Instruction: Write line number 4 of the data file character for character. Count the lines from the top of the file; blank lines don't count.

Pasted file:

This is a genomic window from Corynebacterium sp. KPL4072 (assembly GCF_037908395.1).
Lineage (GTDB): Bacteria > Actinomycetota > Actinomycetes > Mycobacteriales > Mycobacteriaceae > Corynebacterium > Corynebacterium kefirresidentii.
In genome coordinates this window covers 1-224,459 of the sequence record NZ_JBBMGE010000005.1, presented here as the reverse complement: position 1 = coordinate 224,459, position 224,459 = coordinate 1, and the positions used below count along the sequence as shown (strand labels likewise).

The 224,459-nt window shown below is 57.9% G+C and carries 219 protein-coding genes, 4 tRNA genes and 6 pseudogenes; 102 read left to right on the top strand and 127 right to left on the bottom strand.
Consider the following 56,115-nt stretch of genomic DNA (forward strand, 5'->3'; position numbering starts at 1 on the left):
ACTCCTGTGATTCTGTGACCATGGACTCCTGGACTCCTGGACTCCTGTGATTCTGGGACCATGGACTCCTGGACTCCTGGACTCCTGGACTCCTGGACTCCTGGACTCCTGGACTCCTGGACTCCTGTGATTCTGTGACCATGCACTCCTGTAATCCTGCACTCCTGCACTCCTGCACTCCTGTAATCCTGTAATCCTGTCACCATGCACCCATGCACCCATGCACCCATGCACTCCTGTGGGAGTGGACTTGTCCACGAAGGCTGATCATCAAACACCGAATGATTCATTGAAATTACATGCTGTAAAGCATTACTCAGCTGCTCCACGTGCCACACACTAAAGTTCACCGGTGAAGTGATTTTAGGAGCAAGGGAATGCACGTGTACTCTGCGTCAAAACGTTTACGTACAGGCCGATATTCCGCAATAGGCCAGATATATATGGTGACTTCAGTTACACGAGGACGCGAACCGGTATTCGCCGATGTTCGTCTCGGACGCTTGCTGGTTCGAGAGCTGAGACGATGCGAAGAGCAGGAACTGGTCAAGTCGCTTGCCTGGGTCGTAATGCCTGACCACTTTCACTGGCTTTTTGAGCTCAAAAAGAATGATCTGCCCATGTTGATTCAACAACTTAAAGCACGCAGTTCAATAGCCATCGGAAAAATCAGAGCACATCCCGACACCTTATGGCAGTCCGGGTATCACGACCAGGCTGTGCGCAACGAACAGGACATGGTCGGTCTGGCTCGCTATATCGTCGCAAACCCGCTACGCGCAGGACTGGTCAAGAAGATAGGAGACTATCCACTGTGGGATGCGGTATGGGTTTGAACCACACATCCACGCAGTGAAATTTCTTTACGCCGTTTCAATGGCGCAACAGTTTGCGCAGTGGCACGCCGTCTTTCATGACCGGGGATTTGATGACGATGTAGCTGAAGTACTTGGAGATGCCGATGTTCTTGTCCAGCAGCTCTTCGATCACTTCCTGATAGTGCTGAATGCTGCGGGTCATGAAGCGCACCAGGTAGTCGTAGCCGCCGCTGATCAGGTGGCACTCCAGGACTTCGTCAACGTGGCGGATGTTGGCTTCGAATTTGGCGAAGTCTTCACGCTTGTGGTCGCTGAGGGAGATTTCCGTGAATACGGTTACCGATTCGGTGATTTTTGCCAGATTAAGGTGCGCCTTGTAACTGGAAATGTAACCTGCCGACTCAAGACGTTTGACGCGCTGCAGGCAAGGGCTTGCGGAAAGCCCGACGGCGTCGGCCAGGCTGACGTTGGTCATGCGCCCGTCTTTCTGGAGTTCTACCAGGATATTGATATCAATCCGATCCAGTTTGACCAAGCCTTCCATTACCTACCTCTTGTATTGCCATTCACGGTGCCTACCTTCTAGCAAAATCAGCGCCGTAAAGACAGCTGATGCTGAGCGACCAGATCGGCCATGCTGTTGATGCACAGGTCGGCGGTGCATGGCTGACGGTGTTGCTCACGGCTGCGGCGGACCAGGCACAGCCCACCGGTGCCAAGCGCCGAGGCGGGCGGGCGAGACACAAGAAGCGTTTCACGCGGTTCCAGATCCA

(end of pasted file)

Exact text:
The 224,459-nt window shown below is 57.9% G+C and carries 219 protein-coding genes, 4 tRNA genes and 6 pseudogenes; 102 read left to right on the top strand and 127 right to left on the bottom strand.